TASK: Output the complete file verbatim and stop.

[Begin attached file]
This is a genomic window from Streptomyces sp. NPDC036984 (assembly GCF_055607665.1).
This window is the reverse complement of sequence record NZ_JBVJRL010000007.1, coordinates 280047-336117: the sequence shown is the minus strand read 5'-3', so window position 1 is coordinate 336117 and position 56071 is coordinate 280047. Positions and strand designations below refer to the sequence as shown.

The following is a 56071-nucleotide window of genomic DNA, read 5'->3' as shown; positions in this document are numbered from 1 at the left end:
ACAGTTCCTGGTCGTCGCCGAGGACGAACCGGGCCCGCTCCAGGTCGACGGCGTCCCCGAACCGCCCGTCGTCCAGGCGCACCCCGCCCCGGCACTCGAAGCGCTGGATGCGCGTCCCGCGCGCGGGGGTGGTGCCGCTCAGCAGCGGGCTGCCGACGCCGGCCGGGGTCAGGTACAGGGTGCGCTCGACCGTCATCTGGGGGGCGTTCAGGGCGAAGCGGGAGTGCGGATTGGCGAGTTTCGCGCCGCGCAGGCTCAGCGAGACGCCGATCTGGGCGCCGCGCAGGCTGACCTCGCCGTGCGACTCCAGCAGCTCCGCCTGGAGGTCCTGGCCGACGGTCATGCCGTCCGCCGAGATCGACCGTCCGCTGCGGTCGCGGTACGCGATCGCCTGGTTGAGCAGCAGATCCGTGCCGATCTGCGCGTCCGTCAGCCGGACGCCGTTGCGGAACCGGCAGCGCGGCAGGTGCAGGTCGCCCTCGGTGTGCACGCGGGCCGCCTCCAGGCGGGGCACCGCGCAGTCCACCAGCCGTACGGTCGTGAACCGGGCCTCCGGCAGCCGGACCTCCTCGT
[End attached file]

This is a genomic window from Streptomyces sp. NPDC036984 (assembly GCF_055607665.1).
This window is the reverse complement of sequence record NZ_JBVJRL010000007.1, coordinates 280047-336117: the sequence shown is the minus strand read 5'-3', so window position 1 is coordinate 336117 and position 56071 is coordinate 280047. Positions and strand designations below refer to the sequence as shown.

The following is a 56071-nucleotide window of genomic DNA, read 5'->3' as shown; positions in this document are numbered from 1 at the left end:
ACAGTTCCTGGTCGTCGCCGAGGACGAACCGGGCCCGCTCCAGGTCGACGGCGTCCCCGAACCGCCCGTCGTCCAGGCGCACCCCGCCCCGGCACTCGAAGCGCTGGATGCGCGTCCCGCGCGCGGGGGTGGTGCCGCTCAGCAGCGGGCTGCCGACGCCGGCCGGGGTCAGGTACAGGGTGCGCTCGACCGTCATCTGGGGGGCGTTCAGGGCGAAGCGGGAGTGCGGATTGGCGAGTTTCGCGCCGCGCAGGCTCAGCGAGACGCCGATCTGGGCGCCGCGCAGGCTGACCTCGCCGTGCGACTCCAGCAGCTCCGCCTGGAGGTCCTGGCCGACGGTCATGCCGTCCGCCGAGATCGACCGTCCGCTGCGGTCGCGGTACGCGATCGCCTGGTTGAGCAGCAGATCCGTGCCGATCTGCGCGTCCGTCAGCCGGACGCCGTTGCGGAACCGGCAGCGCGGCAGGTGCAGGTCGCCCTCGGTGTGCACGCGGGCCGCCTCCAGGCGGGGCACCGCGCAGTCCACCAGCCGTACGGTCGTGAACCGGGCCTCCGGCAGCCGGACCTCCTCGT